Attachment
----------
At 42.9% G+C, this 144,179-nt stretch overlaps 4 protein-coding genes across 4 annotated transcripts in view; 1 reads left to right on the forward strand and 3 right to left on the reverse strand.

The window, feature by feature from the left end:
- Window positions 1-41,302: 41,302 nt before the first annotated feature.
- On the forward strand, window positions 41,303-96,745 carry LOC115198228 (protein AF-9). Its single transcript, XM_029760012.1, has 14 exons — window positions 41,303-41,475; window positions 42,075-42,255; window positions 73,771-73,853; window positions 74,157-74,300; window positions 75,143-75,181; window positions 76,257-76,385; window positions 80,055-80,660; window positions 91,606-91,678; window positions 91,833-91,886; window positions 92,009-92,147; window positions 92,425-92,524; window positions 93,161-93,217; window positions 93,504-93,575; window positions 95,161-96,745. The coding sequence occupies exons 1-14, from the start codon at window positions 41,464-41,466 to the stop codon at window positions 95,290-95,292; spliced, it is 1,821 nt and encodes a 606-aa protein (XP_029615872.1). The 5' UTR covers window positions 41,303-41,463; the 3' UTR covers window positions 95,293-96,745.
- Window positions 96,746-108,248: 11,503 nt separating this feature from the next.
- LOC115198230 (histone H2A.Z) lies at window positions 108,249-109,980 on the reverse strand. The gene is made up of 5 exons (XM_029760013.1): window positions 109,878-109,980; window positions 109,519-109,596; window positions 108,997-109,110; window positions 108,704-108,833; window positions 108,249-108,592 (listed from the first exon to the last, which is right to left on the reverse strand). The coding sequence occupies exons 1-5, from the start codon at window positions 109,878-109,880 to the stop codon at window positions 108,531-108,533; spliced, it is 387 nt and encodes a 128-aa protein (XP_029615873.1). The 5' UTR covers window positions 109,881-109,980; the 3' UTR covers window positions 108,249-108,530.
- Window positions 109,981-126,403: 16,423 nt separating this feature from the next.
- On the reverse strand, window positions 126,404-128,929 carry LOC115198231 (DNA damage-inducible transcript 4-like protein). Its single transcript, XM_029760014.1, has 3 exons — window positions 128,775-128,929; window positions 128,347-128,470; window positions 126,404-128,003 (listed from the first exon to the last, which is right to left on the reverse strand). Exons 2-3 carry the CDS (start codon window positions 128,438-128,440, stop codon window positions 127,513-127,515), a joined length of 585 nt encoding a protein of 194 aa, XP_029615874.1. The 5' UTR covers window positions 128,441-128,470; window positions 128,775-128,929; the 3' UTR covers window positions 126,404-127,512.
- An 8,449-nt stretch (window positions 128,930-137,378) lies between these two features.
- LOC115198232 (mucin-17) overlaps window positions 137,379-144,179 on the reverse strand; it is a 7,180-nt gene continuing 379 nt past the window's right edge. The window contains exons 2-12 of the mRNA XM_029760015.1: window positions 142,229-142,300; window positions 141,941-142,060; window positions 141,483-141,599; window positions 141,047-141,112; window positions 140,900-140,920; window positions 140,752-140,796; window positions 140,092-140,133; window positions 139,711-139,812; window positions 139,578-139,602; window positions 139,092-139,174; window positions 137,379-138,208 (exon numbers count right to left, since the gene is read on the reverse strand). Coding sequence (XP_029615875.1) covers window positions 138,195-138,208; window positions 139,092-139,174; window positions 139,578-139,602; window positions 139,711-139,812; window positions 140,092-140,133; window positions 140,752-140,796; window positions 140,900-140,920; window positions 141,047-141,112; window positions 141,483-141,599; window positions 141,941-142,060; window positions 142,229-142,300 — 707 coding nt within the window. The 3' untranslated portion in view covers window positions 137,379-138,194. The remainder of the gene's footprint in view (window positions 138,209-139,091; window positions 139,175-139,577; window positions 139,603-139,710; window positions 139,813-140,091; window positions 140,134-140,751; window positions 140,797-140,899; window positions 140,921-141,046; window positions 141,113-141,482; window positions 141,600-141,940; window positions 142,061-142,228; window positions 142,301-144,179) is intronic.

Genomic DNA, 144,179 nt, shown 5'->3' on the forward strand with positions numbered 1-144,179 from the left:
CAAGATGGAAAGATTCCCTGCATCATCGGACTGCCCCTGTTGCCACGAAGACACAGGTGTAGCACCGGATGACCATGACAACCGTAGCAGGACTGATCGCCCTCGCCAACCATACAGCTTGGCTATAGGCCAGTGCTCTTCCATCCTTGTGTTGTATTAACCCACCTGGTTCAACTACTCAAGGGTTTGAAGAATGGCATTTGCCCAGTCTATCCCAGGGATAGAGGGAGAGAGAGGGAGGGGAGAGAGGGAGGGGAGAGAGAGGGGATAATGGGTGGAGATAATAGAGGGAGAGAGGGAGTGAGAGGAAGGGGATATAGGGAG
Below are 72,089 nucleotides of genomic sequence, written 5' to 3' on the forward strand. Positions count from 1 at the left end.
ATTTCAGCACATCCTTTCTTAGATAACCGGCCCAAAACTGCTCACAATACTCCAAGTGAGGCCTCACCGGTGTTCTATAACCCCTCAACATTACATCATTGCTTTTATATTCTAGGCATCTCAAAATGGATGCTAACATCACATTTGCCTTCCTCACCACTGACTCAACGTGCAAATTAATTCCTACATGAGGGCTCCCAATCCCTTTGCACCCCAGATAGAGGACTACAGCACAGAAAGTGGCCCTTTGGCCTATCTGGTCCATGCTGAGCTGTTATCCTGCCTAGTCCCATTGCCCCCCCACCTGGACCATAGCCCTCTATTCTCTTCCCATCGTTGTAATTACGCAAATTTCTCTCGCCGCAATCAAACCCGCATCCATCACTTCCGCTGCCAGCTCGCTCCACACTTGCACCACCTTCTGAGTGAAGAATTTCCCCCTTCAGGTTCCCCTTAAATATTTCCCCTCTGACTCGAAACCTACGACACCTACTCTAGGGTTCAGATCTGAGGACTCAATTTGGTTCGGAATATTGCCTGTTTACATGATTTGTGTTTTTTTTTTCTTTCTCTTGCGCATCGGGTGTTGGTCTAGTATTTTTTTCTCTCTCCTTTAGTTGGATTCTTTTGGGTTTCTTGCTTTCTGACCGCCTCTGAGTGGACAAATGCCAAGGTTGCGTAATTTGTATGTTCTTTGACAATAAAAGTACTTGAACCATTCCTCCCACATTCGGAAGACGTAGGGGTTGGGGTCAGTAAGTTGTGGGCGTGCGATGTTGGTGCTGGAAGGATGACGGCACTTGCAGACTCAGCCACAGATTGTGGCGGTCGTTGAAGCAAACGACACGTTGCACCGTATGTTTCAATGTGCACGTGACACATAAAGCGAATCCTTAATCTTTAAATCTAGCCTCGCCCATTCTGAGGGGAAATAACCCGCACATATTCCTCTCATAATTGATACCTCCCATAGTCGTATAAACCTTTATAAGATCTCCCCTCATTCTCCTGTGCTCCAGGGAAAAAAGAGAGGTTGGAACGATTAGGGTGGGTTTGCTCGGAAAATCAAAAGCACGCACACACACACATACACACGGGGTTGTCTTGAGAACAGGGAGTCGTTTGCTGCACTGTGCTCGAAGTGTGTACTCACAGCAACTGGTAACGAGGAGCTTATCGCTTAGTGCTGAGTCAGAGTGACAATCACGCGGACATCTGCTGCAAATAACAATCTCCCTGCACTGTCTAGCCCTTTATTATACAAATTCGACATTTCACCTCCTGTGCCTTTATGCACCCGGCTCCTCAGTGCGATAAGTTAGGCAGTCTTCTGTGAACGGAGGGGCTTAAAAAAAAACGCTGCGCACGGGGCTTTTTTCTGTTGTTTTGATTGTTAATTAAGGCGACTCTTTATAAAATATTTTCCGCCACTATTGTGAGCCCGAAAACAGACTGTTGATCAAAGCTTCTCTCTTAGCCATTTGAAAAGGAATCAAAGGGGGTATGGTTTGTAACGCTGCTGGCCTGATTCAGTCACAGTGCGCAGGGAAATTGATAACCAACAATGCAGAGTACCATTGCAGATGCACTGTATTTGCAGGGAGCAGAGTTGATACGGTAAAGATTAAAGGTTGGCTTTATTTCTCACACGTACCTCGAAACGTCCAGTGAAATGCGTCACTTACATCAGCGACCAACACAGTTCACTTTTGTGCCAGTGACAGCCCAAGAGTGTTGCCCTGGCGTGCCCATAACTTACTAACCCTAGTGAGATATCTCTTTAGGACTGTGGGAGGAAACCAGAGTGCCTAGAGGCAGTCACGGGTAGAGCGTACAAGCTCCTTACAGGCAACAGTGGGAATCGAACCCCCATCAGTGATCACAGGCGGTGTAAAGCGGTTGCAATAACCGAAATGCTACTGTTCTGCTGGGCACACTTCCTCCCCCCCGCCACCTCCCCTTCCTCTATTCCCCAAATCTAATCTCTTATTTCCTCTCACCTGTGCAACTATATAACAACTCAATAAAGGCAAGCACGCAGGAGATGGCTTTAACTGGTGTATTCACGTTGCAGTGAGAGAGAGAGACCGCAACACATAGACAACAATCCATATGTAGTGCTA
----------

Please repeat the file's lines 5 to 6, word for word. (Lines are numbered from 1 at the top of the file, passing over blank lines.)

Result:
- Window positions 96,746-108,248: 11,503 nt separating this feature from the next.
- LOC115198230 (histone H2A.Z) lies at window positions 108,249-109,980 on the reverse strand. The gene is made up of 5 exons (XM_029760013.1): window positions 109,878-109,980; window positions 109,519-109,596; window positions 108,997-109,110; window positions 108,704-108,833; window positions 108,249-108,592 (listed from the first exon to the last, which is right to left on the reverse strand). The coding sequence occupies exons 1-5, from the start codon at window positions 109,878-109,880 to the stop codon at window positions 108,531-108,533; spliced, it is 387 nt and encodes a 128-aa protein (XP_029615873.1). The 5' UTR covers window positions 109,881-109,980; the 3' UTR covers window positions 108,249-108,530.